Saputo will buy MG if shareholders agree

MG has made an announcement to the Australian Stock Exchange this morning announcing it has entered a binding agreement with WCB owner, Saputo, to sell.

Of course, that’s subject to a whole host of conditions, including the agreement of shareholders. More to come.


6 thoughts on “Saputo will buy MG if shareholders agree

  1. this deal and all that is wrong with it has to be highlighted it must be destroyed before it has a time to grow .The UDV and there colleagues must tear it apart in next weeks and tell people to revolt against it .it bad for MG its bad for the Australian industry . You will be doing the greatest of service to the industry and eventually will be held in high regard for doing it. it has been done for all the wrong reasons

  2. This is a good summation of whats wrong with the deal

    “The tough part of all this is no matter who was standing on the Board they were going to get semi-toasted for past events and it was the banks that forced the issue so there actual choices were possibly limited. They desperately needed cash to keep the banks at bay and also desperately needed either milk supply without having to buy it from the wholesale milk pool and the worse still they had walked up the wrong path in terms of product to market.

    Essentially they ran out of time.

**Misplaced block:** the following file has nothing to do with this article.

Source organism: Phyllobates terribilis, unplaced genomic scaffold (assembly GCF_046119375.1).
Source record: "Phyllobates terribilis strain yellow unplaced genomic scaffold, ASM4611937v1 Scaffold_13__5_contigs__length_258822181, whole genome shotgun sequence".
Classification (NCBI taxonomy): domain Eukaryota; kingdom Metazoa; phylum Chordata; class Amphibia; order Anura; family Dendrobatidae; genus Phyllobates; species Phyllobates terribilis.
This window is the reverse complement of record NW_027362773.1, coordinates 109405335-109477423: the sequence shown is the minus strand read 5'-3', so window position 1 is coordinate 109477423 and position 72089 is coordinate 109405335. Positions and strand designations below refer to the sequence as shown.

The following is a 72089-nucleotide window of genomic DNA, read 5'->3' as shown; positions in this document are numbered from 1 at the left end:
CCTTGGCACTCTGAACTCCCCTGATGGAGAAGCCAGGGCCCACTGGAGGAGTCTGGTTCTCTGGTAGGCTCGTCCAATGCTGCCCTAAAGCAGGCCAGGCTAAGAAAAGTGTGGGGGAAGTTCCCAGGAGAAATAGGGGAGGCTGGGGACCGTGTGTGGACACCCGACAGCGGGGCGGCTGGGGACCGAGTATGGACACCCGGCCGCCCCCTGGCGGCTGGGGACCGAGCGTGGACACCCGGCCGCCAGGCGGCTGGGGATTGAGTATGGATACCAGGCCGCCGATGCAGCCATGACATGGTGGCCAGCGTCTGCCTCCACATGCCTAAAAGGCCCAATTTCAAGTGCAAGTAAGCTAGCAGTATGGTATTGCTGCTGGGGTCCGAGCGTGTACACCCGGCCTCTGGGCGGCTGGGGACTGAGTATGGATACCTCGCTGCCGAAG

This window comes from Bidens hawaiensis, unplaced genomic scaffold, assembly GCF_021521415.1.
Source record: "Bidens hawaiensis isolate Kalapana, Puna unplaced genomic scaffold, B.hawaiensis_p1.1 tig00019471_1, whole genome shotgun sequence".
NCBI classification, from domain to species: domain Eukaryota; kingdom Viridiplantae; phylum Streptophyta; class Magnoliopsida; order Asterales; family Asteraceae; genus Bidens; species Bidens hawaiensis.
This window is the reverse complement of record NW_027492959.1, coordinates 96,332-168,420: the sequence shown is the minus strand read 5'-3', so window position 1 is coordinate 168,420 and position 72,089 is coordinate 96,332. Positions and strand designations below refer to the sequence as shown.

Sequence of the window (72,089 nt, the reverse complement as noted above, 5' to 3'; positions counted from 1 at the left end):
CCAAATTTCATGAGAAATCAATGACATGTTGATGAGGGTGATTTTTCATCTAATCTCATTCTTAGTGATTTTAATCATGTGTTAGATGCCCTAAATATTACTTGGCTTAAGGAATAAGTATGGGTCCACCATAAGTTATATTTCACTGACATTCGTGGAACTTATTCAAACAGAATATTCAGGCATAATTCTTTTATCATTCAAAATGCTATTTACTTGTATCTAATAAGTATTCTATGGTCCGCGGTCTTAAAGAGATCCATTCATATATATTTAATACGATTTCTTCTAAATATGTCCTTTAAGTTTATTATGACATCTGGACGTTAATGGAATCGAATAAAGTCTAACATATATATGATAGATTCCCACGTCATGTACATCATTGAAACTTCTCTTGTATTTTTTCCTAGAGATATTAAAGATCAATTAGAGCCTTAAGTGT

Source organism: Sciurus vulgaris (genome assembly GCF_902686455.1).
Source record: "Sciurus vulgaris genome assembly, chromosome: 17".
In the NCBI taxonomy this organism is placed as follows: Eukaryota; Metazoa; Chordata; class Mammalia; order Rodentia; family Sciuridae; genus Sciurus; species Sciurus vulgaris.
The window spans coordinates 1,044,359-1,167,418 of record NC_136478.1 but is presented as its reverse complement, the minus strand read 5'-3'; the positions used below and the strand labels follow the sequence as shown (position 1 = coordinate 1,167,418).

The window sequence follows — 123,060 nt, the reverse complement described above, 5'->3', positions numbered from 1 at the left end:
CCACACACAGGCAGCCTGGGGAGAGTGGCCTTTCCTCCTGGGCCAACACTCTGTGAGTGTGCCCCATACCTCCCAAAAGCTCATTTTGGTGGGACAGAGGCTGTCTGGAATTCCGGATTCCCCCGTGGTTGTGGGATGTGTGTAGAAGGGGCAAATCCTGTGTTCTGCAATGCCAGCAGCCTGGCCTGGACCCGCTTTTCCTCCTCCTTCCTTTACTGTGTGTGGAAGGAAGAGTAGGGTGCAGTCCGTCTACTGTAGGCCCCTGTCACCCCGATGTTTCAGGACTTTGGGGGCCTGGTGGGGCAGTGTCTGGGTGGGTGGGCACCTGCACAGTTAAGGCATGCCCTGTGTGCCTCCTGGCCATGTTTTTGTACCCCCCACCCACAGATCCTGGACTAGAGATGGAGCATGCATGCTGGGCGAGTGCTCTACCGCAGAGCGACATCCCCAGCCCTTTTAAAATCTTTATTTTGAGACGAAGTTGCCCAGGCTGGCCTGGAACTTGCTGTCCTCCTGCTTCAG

As for getting between $1.0 and $1.15 per share/unit that is a high water mark although oft quoted lately. There will be costs coming out of the woodwork galore that will make that a tough ask.

    Essentially fees, costs, charges, employee accrued costs, lease and contract exit fees and potential penalties will eat in to this and if they get drip fed the buy-out funds from Saputo it will make it worse as they wont be able to use the funds to generate some interim earnings.

    When they moved from being a pure co-op to a hybrid they change the model of MGC and that was what allowed the Board to use different approval levers to get the substantial asset sale over the line, for some it was the saviour for others it was the death knell.

    Essentially the predecessors destroyed the intrinsic value of the co-op by listing part of it to raise funds for the wrong ventures.

    Somewhere between ego’s, sleepiness, naivety and arrogance many dairy farmers have had their entire life savings destroyed in one foul swoop.”

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